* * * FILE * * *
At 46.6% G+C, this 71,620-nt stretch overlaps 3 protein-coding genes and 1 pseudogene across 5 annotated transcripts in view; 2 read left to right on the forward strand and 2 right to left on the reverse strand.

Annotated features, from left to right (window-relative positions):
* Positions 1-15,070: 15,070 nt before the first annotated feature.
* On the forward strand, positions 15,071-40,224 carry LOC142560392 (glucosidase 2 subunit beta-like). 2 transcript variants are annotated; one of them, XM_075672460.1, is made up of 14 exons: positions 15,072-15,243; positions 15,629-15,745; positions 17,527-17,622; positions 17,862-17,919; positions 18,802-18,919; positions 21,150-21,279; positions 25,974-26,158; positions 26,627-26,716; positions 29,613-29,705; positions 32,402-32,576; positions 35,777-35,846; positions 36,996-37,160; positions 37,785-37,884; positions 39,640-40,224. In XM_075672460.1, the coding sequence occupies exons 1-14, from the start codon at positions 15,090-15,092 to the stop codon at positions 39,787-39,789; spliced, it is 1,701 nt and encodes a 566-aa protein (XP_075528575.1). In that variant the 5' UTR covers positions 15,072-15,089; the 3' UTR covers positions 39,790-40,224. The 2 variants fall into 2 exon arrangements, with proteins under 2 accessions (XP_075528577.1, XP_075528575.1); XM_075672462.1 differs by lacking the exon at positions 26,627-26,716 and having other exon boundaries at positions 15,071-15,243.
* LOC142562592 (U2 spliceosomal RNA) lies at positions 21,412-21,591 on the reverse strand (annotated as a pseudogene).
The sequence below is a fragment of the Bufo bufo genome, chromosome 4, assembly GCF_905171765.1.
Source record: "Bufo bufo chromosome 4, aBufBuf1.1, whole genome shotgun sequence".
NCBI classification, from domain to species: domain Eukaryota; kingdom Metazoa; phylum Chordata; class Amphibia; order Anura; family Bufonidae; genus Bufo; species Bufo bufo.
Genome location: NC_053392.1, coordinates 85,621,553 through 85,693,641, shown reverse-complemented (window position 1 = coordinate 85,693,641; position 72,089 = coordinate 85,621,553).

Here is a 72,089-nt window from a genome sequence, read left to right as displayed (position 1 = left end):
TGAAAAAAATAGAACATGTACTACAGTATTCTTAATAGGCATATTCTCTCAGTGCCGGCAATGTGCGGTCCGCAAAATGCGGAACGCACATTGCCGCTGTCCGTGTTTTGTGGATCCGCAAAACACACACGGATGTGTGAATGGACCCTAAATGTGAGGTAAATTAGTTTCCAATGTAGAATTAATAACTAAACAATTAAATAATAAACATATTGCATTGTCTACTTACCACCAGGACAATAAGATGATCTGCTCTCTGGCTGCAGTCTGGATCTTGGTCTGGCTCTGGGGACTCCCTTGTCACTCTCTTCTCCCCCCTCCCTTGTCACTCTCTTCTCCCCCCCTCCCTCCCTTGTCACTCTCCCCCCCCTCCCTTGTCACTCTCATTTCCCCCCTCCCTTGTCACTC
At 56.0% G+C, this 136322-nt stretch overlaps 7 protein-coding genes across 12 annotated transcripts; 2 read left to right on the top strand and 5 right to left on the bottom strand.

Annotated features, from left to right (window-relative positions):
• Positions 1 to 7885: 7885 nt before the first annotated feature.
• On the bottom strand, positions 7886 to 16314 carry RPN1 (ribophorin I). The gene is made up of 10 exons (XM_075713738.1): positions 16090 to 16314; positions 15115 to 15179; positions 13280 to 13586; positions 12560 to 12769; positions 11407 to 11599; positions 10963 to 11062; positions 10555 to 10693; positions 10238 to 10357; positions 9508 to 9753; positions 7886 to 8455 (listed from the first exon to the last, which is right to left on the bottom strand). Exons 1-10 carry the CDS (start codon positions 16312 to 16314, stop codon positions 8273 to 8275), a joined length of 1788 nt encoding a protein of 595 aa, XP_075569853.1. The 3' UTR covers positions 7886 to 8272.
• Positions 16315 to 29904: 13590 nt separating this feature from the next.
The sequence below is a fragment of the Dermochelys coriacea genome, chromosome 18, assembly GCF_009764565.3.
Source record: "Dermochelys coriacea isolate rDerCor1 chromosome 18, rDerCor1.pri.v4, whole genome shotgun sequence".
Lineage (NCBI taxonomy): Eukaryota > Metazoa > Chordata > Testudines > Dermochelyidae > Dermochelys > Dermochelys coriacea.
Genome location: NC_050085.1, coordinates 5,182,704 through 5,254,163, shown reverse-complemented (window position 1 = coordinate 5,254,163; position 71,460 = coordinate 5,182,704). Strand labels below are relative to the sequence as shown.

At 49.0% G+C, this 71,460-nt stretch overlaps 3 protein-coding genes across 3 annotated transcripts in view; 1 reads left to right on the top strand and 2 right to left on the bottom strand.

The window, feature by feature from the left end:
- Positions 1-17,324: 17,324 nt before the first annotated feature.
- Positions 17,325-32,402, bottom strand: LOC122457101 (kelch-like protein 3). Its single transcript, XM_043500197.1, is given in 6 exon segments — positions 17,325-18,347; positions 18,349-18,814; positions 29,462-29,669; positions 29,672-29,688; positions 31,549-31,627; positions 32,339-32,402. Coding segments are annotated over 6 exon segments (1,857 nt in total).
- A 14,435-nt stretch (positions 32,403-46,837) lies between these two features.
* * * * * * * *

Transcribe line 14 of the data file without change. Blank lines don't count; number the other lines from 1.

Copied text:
• Positions 1 to 7885: 7885 nt before the first annotated feature.